Chester F. Carlson papers
Scope and Contents
The Chester F. Carlson papers consist of a variety of documents and materials acquired by Carlson during his lifetime. A majority of the collection are awards given to Carlson by various organizations, such as the Society of Photographic Scientists and Engineers and the Rochester Museum of Arts and Sciences. Similarly, the collection includes memorabilia related to Carlson, such as a book of postage stamps featuring his portrait. The collection also contains materials related to the Haloid Photographic Company, such as annual reports from the 1950s and copies of the Haloid-o-Scope newsletter. There is also an office memorandum with a brief description of the invention process from 1952. The collection also includes several scrapbooks of articles featuring Carlson and his work. The documents in these books are photocopies of the originals. Finally, the collection contains personal items belonging to Carlson, such as the contents of his desk and several photographs.
Conditions Governing Access
This collection is open to researchers.
Biographical / Historical
Chester Floyd Carlson (1906-1968) was born in Seattle, WA on February 8, 1906 to Olof and Ellen (née Hawkins) Carlson. The family moved around a lot, mostly as a result of trying to find relief for Carlson’s father’s tuberculosis. Eventually they settled in San Bernardino, CA. After completing grammar school and high school in the area, Carlson attended Riverside’s Junior College for three years, where he studied chemistry. He was then admitted to the California Institute of Technology, from which he graduated with a B.S. in physics in 1930.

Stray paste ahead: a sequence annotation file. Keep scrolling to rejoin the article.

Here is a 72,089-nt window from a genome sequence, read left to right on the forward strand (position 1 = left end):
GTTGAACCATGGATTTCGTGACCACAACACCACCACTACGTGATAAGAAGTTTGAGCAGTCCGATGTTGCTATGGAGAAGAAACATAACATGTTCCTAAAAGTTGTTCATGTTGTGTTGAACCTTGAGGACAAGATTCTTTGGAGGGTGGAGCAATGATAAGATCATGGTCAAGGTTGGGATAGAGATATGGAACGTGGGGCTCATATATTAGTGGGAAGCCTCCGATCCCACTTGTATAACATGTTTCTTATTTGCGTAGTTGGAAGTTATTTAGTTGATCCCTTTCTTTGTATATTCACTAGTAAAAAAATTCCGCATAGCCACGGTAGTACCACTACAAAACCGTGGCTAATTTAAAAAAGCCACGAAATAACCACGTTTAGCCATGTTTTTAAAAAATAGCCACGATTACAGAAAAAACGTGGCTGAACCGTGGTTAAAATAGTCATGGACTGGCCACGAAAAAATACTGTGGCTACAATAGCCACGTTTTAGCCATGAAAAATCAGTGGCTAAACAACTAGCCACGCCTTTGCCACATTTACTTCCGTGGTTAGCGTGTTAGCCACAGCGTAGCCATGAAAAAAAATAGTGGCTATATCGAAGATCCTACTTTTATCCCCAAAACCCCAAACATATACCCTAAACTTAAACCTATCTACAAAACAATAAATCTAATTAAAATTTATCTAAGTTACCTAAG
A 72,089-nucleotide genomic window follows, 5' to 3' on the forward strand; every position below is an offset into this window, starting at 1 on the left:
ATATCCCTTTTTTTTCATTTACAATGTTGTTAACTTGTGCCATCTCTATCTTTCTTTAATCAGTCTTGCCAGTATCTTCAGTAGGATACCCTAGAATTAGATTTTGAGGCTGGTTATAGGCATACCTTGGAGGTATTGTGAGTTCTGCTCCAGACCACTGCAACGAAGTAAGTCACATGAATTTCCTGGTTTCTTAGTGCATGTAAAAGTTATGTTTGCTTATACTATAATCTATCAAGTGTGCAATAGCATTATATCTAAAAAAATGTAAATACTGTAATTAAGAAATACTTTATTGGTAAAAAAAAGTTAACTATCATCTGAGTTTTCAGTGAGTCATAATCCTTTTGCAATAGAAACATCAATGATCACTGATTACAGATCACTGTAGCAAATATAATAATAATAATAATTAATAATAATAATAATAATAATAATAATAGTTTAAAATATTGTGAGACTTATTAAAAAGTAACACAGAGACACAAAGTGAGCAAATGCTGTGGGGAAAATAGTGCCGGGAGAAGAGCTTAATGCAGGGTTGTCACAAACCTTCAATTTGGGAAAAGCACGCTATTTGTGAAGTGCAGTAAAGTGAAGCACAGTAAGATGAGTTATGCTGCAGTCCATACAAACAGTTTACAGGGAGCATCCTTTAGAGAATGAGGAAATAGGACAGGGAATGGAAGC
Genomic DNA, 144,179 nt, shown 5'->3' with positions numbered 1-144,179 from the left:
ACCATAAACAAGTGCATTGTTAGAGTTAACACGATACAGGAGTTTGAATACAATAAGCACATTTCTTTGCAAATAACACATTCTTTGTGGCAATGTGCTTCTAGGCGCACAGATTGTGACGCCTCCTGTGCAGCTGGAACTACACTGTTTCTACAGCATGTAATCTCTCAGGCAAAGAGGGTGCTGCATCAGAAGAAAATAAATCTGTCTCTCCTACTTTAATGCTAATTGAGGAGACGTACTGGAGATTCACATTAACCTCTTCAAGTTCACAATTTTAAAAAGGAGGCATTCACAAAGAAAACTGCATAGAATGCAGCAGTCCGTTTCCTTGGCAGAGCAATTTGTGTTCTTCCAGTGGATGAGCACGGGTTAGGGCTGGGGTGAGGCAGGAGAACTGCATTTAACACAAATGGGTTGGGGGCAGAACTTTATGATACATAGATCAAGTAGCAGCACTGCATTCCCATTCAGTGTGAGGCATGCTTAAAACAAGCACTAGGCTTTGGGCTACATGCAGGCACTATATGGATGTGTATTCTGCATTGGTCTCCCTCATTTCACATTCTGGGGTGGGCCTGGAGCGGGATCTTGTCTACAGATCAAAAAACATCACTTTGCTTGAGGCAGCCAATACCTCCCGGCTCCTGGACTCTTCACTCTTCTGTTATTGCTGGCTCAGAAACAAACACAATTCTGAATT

Unfortunately, Carlson graduated from Cal Tech in the midst of the Great Depression. He managed to find work as a Research Engineer at Bell Telephone Laboratories in New York City. Bored with his job, he requested a transfer to the company’s patent office. After working as an assistant to Bell’s patent attorney for two years, he was laid off in 1933. Once again faced with the prospect of trying to find work during the Great Depression, Carlson managed to find a position as a patent attorney at the law firm Austin & Dix. About a year later he left the firm to begin working in the patent department of the electronics firm P. R. Mallory and Company. While working at P. R. Mallory, Carlson began attending night school at the New York Law School, from which he earned his LL.B. in 1939.
Carlson continued working at P. R. Mallory, eventually becoming the manager of the patent department. While in this position, Carlson began seriously thinking about alternative methods for copying paper documents. Although means already existed to duplicate materials, the methods were often involved. He also wanted to avoid the area of photography, as the field was already dominated by the Eastman Kodak Company. Carlson started researching his topic at the New York Public Library, where he read about Paul Selenyi’s studies on electrostatic images. Working in his kitchen during his free time, Carlson managed to discover the principles of electrophotography in 1937.